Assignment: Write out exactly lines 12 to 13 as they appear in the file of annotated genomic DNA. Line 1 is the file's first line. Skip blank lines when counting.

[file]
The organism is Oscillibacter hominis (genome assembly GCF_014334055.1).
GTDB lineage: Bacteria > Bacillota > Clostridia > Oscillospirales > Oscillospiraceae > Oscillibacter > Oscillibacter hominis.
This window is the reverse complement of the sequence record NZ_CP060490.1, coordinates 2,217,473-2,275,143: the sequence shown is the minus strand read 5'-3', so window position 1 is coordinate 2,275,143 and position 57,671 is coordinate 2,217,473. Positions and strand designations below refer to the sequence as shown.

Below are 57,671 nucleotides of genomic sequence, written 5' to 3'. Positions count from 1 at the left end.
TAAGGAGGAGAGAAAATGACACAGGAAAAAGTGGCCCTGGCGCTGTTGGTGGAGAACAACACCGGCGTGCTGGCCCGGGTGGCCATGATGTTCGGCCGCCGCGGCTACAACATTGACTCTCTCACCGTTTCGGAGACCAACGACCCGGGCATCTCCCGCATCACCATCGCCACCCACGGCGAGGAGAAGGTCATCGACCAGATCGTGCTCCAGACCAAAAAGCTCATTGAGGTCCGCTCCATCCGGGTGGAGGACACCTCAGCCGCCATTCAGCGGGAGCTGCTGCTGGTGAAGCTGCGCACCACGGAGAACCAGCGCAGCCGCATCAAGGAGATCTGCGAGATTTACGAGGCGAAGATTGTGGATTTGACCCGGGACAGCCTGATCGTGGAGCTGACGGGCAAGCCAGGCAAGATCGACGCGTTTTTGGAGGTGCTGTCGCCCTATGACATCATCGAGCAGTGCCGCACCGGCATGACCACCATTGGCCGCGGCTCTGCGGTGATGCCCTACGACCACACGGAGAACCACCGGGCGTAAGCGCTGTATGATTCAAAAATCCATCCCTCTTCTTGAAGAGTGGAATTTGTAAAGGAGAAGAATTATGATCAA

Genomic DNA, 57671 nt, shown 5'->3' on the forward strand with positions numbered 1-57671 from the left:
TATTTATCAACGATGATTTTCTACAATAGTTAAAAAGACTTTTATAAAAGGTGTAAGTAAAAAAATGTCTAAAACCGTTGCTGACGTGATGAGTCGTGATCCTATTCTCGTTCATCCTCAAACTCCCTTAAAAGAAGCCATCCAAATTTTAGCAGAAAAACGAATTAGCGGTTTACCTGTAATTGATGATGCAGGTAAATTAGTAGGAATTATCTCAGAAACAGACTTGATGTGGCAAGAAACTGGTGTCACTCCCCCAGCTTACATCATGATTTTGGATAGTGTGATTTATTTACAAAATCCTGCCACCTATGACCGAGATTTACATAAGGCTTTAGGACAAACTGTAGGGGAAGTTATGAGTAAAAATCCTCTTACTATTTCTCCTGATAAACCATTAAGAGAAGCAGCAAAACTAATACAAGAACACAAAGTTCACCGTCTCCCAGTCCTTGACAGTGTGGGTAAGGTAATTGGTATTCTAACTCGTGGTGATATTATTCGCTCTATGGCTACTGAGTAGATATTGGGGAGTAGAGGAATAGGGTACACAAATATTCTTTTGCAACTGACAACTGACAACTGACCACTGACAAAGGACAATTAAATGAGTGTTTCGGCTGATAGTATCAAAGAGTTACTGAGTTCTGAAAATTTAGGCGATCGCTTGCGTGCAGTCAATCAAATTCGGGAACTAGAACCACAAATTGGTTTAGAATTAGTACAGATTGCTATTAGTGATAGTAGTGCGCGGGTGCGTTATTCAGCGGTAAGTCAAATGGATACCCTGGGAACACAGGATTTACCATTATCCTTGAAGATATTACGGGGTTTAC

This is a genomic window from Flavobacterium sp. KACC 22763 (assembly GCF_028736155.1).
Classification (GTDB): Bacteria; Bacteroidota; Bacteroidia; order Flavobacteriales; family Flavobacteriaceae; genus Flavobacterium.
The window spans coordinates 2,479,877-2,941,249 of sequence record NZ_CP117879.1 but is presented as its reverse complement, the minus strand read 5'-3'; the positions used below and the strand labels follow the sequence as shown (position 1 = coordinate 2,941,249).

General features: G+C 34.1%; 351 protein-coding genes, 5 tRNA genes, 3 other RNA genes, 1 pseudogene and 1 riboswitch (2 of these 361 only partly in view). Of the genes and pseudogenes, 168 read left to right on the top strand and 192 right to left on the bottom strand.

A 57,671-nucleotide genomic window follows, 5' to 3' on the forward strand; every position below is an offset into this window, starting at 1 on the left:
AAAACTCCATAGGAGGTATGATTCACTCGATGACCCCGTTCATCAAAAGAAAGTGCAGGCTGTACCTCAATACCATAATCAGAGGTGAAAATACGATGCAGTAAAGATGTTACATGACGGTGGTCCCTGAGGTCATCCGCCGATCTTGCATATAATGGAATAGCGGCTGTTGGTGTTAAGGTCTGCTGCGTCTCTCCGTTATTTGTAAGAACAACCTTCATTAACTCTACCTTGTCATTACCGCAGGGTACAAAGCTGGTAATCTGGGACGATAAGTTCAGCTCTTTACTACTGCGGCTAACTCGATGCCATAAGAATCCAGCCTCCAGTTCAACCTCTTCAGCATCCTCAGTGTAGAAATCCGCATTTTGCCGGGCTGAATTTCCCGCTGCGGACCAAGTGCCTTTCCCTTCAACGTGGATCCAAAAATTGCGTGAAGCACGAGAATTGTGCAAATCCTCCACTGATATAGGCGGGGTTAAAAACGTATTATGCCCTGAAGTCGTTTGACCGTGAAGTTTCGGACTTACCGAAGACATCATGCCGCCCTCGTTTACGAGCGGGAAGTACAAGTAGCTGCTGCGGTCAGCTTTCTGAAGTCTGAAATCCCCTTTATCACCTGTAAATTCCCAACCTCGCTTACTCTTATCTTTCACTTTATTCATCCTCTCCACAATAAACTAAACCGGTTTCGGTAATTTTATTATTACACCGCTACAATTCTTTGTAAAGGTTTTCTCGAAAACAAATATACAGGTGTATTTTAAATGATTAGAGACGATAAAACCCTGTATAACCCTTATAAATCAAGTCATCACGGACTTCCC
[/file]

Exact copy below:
A 57,671-nucleotide genomic window follows, 5' to 3' on the forward strand; every position below is an offset into this window, starting at 1 on the left:
AAAACTCCATAGGAGGTATGATTCACTCGATGACCCCGTTCATCAAAAGAAAGTGCAGGCTGTACCTCAATACCATAATCAGAGGTGAAAATACGATGCAGTAAAGATGTTACATGACGGTGGTCCCTGAGGTCATCCGCCGATCTTGCATATAATGGAATAGCGGCTGTTGGTGTTAAGGTCTGCTGCGTCTCTCCGTTATTTGTAAGAACAACCTTCATTAACTCTACCTTGTCATTACCGCAGGGTACAAAGCTGGTAATCTGGGACGATAAGTTCAGCTCTTTACTACTGCGGCTAACTCGATGCCATAAGAATCCAGCCTCCAGTTCAACCTCTTCAGCATCCTCAGTGTAGAAATCCGCATTTTGCCGGGCTGAATTTCCCGCTGCGGACCAAGTGCCTTTCCCTTCAACGTGGATCCAAAAATTGCGTGAAGCACGAGAATTGTGCAAATCCTCCACTGATATAGGCGGGGTTAAAAACGTATTATGCCCTGAAGTCGTTTGACCGTGAAGTTTCGGACTTACCGAAGACATCATGCCGCCCTCGTTTACGAGCGGGAAGTACAAGTAGCTGCTGCGGTCAGCTTTCTGAAGTCTGAAATCCCCTTTATCACCTGTAAATTCCCAACCTCGCTTACTCTTATCTTTCACTTTATTCATCCTCTCCACAATAAACTAAACCGGTTTCGGTAATTTTATTATTACACCGCTACAATTCTTTGTAAAGGTTTTCTCGAAAACAAATATACAGGTGTATTTTAAATGATTAGAGACGATAAAACCCTGTATAACCCTTATAAATCAAGTCATCACGGACTTCCC